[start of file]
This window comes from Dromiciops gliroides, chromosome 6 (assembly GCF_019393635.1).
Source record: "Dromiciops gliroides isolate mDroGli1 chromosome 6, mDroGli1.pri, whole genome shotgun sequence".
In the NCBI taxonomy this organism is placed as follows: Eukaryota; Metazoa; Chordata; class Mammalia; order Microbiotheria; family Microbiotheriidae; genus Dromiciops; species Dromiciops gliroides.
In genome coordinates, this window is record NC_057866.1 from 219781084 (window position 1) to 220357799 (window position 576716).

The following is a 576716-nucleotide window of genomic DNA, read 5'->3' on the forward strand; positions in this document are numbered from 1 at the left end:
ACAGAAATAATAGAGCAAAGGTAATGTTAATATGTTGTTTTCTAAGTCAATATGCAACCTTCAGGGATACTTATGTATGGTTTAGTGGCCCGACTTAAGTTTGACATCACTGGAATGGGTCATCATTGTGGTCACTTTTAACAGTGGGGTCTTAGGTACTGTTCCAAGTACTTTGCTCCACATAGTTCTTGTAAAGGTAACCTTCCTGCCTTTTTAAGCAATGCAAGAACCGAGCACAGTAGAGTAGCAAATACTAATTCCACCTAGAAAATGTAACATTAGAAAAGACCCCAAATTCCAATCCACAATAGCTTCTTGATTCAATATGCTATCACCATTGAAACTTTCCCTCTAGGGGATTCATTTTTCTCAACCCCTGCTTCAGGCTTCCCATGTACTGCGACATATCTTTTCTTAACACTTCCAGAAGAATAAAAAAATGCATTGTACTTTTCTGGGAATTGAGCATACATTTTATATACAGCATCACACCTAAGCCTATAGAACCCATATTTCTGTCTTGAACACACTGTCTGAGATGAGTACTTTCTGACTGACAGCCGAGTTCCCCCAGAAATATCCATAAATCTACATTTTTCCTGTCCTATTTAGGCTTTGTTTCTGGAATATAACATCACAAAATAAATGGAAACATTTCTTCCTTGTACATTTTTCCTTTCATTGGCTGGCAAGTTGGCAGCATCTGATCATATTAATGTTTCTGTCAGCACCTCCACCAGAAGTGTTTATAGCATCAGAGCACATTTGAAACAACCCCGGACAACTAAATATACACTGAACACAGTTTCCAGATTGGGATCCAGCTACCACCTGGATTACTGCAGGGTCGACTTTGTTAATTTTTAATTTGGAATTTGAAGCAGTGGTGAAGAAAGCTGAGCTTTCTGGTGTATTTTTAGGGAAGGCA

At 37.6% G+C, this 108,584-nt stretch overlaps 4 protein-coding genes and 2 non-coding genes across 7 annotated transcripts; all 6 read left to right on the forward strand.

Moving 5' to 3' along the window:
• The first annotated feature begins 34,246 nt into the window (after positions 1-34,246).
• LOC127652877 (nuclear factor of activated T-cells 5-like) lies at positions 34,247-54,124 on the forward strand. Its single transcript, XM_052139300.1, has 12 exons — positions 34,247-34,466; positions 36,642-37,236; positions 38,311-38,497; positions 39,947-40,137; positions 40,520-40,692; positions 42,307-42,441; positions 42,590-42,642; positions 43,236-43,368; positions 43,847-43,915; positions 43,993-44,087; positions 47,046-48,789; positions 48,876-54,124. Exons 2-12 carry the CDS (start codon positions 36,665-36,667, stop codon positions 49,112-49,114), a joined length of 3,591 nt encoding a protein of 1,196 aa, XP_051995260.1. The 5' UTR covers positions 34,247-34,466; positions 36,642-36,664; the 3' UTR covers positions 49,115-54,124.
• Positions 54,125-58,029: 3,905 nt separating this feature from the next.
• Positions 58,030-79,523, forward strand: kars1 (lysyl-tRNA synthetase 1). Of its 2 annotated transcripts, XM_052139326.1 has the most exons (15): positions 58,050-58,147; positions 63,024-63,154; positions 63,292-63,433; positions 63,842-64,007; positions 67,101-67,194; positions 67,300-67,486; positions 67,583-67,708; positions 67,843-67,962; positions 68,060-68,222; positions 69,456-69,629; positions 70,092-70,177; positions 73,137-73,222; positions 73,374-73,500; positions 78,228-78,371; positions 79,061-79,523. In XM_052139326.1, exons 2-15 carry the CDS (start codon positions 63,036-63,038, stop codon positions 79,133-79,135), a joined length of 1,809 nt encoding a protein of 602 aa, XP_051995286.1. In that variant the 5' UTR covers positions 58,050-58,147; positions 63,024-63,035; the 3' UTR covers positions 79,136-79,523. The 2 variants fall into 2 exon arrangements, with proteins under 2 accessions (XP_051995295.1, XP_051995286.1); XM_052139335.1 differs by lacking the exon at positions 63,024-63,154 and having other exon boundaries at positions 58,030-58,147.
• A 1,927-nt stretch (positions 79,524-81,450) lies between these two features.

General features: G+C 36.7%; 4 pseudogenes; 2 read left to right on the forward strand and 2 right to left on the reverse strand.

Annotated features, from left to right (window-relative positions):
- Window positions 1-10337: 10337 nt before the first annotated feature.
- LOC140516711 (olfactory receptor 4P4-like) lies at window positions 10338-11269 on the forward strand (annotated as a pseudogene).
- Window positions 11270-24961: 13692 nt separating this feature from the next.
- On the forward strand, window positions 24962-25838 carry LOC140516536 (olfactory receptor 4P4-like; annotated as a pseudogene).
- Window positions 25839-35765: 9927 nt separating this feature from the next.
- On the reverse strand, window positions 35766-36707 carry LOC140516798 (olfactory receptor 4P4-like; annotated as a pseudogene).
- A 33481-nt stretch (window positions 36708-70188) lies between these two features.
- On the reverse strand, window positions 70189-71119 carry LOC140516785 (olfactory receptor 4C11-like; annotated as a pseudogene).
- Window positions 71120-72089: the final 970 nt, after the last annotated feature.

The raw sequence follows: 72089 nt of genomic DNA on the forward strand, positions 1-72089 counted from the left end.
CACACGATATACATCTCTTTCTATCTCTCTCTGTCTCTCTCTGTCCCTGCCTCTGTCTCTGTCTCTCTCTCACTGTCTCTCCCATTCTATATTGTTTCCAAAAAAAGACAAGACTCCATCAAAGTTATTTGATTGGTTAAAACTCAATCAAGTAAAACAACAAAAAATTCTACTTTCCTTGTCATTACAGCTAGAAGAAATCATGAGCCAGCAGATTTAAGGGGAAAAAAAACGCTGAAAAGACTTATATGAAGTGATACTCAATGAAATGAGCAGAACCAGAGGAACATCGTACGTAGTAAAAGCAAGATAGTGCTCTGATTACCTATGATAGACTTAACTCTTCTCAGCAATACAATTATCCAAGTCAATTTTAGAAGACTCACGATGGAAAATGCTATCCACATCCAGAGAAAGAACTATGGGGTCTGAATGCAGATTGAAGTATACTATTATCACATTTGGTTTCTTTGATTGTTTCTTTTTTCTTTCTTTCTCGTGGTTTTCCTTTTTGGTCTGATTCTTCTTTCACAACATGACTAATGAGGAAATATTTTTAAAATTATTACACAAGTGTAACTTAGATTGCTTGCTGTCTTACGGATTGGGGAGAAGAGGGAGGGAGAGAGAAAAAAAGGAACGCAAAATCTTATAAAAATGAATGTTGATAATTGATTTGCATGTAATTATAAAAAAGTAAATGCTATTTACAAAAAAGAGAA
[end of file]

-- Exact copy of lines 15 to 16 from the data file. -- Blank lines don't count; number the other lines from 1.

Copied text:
Annotated features, from left to right (window-relative positions):
- Window positions 1-10337: 10337 nt before the first annotated feature.